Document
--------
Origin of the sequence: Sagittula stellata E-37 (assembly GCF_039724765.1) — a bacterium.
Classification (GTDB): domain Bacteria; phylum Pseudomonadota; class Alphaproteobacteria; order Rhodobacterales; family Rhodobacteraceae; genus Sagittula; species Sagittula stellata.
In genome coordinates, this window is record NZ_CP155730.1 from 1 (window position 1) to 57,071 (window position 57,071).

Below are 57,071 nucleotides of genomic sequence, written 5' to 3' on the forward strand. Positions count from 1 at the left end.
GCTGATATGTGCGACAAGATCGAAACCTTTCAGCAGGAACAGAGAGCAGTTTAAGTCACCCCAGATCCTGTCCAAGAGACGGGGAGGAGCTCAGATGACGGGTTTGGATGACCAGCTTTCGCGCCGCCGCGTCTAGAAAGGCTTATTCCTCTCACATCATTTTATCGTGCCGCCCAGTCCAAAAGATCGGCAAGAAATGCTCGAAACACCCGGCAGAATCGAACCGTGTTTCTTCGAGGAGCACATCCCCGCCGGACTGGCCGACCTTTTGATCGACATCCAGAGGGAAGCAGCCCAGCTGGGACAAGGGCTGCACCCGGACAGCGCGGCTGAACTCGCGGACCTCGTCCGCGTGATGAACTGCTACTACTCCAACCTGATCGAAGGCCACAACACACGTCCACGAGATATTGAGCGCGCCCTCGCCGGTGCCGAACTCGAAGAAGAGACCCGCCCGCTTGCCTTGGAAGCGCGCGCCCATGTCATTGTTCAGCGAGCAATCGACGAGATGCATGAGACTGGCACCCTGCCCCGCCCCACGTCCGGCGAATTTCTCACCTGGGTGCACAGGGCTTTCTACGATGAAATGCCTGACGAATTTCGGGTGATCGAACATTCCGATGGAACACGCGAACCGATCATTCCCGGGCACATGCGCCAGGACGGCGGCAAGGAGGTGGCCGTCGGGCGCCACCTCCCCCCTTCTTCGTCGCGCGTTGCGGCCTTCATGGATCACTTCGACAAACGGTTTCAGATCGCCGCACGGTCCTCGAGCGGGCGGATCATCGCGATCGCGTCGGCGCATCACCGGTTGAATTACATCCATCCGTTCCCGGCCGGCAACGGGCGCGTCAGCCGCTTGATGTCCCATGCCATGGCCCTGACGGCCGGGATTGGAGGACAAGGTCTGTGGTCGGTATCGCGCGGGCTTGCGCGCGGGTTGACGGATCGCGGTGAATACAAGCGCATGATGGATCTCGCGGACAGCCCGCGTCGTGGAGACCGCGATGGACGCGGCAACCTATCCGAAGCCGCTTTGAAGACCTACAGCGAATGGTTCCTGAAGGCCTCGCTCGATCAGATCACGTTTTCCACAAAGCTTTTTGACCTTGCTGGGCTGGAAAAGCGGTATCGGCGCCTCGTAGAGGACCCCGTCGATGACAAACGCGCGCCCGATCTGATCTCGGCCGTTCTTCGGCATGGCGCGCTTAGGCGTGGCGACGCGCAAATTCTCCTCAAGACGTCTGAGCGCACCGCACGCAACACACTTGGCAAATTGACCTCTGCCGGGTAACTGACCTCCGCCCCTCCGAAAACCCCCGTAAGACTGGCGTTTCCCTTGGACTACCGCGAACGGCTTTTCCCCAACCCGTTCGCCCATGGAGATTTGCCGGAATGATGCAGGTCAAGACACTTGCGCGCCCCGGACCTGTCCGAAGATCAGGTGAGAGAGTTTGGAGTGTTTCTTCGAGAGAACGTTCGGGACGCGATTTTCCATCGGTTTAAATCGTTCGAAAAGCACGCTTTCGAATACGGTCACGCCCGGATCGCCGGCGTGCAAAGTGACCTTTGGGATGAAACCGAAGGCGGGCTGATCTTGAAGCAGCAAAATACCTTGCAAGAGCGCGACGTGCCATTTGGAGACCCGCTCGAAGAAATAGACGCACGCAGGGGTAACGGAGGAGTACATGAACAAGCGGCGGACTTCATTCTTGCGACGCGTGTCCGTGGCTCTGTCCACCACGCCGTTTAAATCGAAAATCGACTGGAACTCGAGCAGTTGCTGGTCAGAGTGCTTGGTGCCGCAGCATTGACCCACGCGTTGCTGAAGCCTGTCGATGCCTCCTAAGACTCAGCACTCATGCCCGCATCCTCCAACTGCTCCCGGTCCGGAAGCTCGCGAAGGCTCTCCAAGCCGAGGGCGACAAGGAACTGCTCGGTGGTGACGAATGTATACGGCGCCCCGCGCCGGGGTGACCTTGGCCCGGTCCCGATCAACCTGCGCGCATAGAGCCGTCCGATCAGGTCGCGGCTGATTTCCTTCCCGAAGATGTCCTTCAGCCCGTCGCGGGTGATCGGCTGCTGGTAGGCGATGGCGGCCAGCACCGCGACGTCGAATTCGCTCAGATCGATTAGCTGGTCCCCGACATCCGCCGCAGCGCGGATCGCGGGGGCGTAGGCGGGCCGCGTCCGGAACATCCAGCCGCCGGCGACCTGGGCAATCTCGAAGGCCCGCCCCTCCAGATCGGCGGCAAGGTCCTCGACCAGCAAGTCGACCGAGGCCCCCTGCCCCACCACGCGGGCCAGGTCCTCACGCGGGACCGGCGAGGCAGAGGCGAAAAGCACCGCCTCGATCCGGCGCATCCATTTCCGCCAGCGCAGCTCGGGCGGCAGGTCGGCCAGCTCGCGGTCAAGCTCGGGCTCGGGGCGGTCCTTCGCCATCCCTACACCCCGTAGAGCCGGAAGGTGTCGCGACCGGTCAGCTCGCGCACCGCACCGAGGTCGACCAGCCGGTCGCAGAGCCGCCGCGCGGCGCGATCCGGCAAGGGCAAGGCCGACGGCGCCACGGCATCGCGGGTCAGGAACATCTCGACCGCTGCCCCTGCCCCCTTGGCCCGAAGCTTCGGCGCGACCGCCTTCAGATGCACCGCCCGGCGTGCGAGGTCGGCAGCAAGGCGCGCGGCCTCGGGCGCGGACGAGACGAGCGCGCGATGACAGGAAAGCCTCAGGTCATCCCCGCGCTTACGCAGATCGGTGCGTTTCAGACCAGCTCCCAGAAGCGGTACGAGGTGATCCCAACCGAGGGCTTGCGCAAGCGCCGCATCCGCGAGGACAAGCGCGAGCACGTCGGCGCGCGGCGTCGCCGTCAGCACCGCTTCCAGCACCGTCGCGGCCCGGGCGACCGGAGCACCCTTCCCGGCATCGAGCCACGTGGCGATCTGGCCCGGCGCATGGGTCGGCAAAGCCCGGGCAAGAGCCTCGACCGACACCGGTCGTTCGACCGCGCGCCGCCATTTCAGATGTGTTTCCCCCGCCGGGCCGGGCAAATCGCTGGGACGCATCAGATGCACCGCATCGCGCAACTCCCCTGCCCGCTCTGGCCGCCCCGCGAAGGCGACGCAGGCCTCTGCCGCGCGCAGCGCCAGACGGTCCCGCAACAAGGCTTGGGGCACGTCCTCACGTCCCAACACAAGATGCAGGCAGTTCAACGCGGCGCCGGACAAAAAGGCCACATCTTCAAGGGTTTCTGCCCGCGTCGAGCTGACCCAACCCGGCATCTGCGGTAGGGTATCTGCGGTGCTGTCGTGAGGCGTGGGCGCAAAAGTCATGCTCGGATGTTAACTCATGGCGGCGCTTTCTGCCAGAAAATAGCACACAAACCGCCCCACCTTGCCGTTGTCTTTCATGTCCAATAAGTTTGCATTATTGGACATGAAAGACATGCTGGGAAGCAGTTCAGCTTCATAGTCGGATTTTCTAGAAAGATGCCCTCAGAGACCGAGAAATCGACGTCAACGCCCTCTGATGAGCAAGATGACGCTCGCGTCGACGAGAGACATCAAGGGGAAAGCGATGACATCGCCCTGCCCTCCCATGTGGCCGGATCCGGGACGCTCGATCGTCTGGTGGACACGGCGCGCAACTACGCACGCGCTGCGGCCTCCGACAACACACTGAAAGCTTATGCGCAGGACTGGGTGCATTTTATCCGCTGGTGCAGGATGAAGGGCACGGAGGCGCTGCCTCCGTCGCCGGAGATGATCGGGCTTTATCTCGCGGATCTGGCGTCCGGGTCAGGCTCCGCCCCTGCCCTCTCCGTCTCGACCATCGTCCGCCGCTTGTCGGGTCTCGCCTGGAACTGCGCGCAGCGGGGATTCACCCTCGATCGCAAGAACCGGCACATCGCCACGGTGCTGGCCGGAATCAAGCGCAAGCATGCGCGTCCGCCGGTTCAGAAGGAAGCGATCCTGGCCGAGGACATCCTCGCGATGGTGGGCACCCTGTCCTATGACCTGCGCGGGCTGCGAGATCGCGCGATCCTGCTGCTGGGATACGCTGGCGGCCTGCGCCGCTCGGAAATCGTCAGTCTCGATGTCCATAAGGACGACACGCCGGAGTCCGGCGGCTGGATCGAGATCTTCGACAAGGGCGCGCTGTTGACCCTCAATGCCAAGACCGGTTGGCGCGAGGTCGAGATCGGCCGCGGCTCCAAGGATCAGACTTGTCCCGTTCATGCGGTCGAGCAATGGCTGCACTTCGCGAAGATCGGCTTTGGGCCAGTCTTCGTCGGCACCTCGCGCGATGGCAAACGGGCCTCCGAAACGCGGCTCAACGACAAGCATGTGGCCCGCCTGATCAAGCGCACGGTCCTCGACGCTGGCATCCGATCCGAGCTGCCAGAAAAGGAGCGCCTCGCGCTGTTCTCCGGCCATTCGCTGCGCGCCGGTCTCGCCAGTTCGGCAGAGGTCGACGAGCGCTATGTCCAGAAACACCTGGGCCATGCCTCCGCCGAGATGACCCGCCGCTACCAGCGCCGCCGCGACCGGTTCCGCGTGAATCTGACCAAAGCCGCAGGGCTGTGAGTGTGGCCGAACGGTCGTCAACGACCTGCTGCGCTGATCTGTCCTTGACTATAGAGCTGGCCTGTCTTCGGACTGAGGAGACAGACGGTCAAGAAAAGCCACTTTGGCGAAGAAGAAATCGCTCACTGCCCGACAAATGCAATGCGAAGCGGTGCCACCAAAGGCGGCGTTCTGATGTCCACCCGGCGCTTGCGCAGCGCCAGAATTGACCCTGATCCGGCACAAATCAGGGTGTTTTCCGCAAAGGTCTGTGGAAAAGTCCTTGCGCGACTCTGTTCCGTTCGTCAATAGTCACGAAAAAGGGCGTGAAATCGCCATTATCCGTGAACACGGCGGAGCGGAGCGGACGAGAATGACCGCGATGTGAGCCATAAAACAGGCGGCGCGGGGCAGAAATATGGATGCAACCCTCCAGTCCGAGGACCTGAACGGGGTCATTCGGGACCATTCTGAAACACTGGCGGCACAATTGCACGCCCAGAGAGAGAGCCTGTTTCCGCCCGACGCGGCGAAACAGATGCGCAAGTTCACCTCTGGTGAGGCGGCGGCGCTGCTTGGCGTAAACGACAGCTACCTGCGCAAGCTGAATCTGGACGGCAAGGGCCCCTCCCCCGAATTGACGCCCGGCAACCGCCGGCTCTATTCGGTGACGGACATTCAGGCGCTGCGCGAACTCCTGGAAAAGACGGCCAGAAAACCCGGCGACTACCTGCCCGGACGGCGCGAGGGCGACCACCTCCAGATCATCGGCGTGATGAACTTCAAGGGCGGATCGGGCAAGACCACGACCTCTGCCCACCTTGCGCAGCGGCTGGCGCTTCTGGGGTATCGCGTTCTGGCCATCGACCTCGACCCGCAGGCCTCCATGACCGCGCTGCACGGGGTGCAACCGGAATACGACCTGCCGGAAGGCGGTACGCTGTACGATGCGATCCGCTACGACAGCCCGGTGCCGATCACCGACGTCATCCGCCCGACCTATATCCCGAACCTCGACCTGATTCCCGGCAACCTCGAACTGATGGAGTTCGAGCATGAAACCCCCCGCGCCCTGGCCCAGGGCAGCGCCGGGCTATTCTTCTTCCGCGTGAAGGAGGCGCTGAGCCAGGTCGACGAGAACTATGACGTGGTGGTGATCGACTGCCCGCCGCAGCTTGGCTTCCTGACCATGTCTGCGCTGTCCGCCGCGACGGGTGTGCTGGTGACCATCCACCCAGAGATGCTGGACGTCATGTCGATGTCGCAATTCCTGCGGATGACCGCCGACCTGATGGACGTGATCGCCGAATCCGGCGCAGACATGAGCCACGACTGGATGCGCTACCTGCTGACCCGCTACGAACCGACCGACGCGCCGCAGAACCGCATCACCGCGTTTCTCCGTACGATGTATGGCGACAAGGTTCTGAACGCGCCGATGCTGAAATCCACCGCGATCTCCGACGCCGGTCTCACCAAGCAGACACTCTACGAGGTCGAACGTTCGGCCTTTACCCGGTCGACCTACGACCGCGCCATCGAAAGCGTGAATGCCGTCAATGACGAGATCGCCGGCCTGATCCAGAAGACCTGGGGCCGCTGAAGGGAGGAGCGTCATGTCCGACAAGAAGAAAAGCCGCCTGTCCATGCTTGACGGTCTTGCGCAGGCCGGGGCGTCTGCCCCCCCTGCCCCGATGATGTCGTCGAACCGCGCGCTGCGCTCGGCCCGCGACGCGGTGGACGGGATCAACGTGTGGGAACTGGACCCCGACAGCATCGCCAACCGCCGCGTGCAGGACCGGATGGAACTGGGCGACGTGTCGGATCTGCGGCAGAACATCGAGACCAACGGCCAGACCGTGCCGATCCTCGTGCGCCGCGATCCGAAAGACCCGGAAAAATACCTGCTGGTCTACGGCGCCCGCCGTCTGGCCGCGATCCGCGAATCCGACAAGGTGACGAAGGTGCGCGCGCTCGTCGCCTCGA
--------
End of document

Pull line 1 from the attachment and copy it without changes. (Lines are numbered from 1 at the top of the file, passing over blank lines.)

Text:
Origin of the sequence: Sagittula stellata E-37 (assembly GCF_039724765.1) — a bacterium.